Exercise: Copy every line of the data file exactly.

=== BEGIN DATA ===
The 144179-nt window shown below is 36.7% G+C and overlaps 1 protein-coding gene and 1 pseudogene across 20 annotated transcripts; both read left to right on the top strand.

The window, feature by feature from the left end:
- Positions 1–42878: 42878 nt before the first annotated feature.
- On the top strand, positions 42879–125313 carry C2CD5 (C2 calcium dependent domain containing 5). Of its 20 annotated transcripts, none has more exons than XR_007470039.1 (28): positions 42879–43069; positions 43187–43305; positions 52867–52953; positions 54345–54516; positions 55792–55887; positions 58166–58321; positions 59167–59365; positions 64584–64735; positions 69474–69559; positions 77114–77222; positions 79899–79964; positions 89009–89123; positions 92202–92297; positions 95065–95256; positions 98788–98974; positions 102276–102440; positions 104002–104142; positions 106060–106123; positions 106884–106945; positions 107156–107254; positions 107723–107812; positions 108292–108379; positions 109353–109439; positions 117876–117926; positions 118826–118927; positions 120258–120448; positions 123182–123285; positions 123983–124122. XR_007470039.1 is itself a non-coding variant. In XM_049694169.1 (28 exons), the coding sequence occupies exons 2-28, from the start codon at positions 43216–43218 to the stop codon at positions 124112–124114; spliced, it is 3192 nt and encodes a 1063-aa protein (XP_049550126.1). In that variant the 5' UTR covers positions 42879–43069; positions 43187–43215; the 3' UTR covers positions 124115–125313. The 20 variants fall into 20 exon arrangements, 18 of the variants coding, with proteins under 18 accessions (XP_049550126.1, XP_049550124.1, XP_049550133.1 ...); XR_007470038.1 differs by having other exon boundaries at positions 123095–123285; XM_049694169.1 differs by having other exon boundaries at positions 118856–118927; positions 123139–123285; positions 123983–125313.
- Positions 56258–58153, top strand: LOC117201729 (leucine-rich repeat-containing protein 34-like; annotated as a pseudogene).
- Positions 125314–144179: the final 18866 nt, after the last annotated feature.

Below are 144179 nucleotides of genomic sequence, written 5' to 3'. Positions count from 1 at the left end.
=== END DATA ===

The 144179-nt window shown below is 36.7% G+C and overlaps 1 protein-coding gene and 1 pseudogene across 20 annotated transcripts; both read left to right on the top strand.

The window, feature by feature from the left end:
- Positions 1–42878: 42878 nt before the first annotated feature.
- On the top strand, positions 42879–125313 carry C2CD5 (C2 calcium dependent domain containing 5). Of its 20 annotated transcripts, none has more exons than XR_007470039.1 (28): positions 42879–43069; positions 43187–43305; positions 52867–52953; positions 54345–54516; positions 55792–55887; positions 58166–58321; positions 59167–59365; positions 64584–64735; positions 69474–69559; positions 77114–77222; positions 79899–79964; positions 89009–89123; positions 92202–92297; positions 95065–95256; positions 98788–98974; positions 102276–102440; positions 104002–104142; positions 106060–106123; positions 106884–106945; positions 107156–107254; positions 107723–107812; positions 108292–108379; positions 109353–109439; positions 117876–117926; positions 118826–118927; positions 120258–120448; positions 123182–123285; positions 123983–124122. XR_007470039.1 is itself a non-coding variant. In XM_049694169.1 (28 exons), the coding sequence occupies exons 2-28, from the start codon at positions 43216–43218 to the stop codon at positions 124112–124114; spliced, it is 3192 nt and encodes a 1063-aa protein (XP_049550126.1). In that variant the 5' UTR covers positions 42879–43069; positions 43187–43215; the 3' UTR covers positions 124115–125313. The 20 variants fall into 20 exon arrangements, 18 of the variants coding, with proteins under 18 accessions (XP_049550126.1, XP_049550124.1, XP_049550133.1 ...); XR_007470038.1 differs by having other exon boundaries at positions 123095–123285; XM_049694169.1 differs by having other exon boundaries at positions 118856–118927; positions 123139–123285; positions 123983–125313.
- Positions 56258–58153, top strand: LOC117201729 (leucine-rich repeat-containing protein 34-like; annotated as a pseudogene).
- Positions 125314–144179: the final 18866 nt, after the last annotated feature.

Below are 144179 nucleotides of genomic sequence, written 5' to 3'. Positions count from 1 at the left end.